Is a man not entitled to the sweat of his brow? “NO!” says the man in the App Store! “It belongs to us! Buy an extra 5000 BrowSweat Points™ for the low price of £19.99, or you’re not getting to the fight with Cohen for another day and a half!”
So some might imagine the new port of BioShock to the iPod and iPad, due to make a splash before September 22nd, might go. Gaming’s favourite damp Objectivist dystopia’s being refitted for the iOS experience, but not by much: bar touch-screen controls and a necessary dip in graphical quality, the whole game remains intact.
Console games have made the leap onto the App Store before, like Sonic All-Stars Racing Transformed or Grand Theft Auto: San Andreas, but BioShock’s an interesting one. It’s one of the games that always get brought up whenever the “games as True Art” argument rears its head, moved to a platform where the most successful apps defy that notion entirely.
The games that seem to thrive on the App Store are your short, simple “play it on the train” affairs, like jumping up platforms or folding Kim Kardashian’s shirts. In fact, quite a few of its greatest hits are games you probably played on Miniclip, now reskinned, resurrected and making obscene amounts of money.
Compare Angry Birds (which has an upcoming movie, two theme parks and a clothing line) to Crush the Castle, a game where you fire projectiles with different abilities to knock a structure down. Or Candy Crush Saga, which makes $995,101 a day, to Bejeweled. Compare Plague Inc. to Pandemic, The Simpsons: Tapped Out to FarmVille, Flappy Bird to any number of “helicopter games” (fly through a tunnel and don’t touch the obstacles)! And then these apps are copied themselves, flooding the Store with a thousand more less-successful derivatives.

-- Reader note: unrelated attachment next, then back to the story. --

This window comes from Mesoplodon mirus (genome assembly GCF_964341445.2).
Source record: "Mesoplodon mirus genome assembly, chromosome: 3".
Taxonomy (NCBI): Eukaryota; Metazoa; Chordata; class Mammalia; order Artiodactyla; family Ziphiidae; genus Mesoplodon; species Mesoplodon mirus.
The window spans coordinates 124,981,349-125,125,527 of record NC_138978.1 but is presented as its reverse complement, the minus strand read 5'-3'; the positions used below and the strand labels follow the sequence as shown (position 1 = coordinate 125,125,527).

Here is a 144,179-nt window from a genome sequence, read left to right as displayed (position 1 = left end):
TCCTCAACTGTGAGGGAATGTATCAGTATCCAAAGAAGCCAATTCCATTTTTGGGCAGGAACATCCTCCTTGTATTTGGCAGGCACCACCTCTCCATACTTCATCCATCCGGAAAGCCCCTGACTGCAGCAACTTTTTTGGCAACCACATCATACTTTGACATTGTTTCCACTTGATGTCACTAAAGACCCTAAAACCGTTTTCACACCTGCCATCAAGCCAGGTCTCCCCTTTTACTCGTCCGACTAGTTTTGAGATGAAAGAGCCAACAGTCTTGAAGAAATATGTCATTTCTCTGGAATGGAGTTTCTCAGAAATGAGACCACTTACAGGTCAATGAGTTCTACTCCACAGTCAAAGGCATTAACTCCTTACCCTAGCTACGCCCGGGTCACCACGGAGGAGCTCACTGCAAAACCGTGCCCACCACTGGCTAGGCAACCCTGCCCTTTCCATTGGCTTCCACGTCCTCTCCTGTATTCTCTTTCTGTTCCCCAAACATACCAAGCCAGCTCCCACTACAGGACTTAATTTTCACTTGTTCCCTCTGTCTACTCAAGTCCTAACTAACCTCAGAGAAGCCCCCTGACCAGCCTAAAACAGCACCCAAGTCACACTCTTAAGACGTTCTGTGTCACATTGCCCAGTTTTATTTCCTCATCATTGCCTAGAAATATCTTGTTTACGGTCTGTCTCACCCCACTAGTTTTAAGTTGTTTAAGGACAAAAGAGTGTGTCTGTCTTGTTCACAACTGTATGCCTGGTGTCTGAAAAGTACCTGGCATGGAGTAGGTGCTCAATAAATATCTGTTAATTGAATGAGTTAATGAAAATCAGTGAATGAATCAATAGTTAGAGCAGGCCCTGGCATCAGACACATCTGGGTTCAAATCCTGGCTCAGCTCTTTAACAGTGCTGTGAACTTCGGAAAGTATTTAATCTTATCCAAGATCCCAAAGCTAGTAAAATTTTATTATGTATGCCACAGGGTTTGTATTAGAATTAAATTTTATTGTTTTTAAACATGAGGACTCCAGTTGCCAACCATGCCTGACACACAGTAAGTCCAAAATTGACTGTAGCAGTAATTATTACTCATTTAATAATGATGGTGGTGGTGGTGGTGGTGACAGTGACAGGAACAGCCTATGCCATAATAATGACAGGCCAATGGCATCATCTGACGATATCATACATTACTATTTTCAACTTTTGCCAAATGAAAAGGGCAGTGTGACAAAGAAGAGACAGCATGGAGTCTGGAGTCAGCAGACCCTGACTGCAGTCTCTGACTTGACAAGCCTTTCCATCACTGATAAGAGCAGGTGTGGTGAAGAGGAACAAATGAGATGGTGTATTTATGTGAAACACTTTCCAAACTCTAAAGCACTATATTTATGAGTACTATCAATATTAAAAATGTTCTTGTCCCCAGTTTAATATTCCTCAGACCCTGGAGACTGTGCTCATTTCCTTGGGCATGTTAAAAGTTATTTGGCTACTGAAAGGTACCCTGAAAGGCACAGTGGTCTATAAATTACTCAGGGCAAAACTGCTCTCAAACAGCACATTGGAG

Of course, the fact these games retain their popularity whenever they’re remade shows that they’re excellent at what they were designed for: quick bursts of entertainment. For better or worse, a 15-hour shooter pondering the nature of free will manages to break that mould entirely.
BioShock also has a few more practical problems to contend with. First-person shooters have never made the transition to touch-screen controls particularly well, since controlling the camera and a gun on a tiny screen with your thumbs is exactly as fun as it sounds. Those who’ve played the demo say it’s best enjoyed with an MFi controller, a special controller that can be plugged into your phone, but that’s hardly something most app-users will own. There’s also the issue of trying to enjoy a game most love for its immersive atmosphere on a 3.75 inch screen.
On the bright side, it seems as though the BioShock app will be sold at a “premium price”, according to its developers. While that might seem like a disadvantage against the plethora of apps available for free, this should mean there won’t be any microtransactions. So you won’t be paying £5 for three uses of the Big Daddy suit, and your protagonist won’t get tired and refuse to move for six hours unless you stump up £1.99. Those can add up: ask the writer who spent $500 on that Kim Kardashian game.
BioShock’s iOS port, and the console games that have moved to app form before it, represent an interesting turning point for mobile gaming. As the hardware and software on a phone or iPad constantly increases, and the width of their audience increases with it, maybe we’ll see more “full” games ported over to the systems. We might even see new games, produced solely for them and built from the ground up with the iPhone’s capabilities in mind.
For now, though, I’ll stick with playing BioShock on Xbox 360 or on Steam. But in the end, unlike in Rapture, it’s your choice.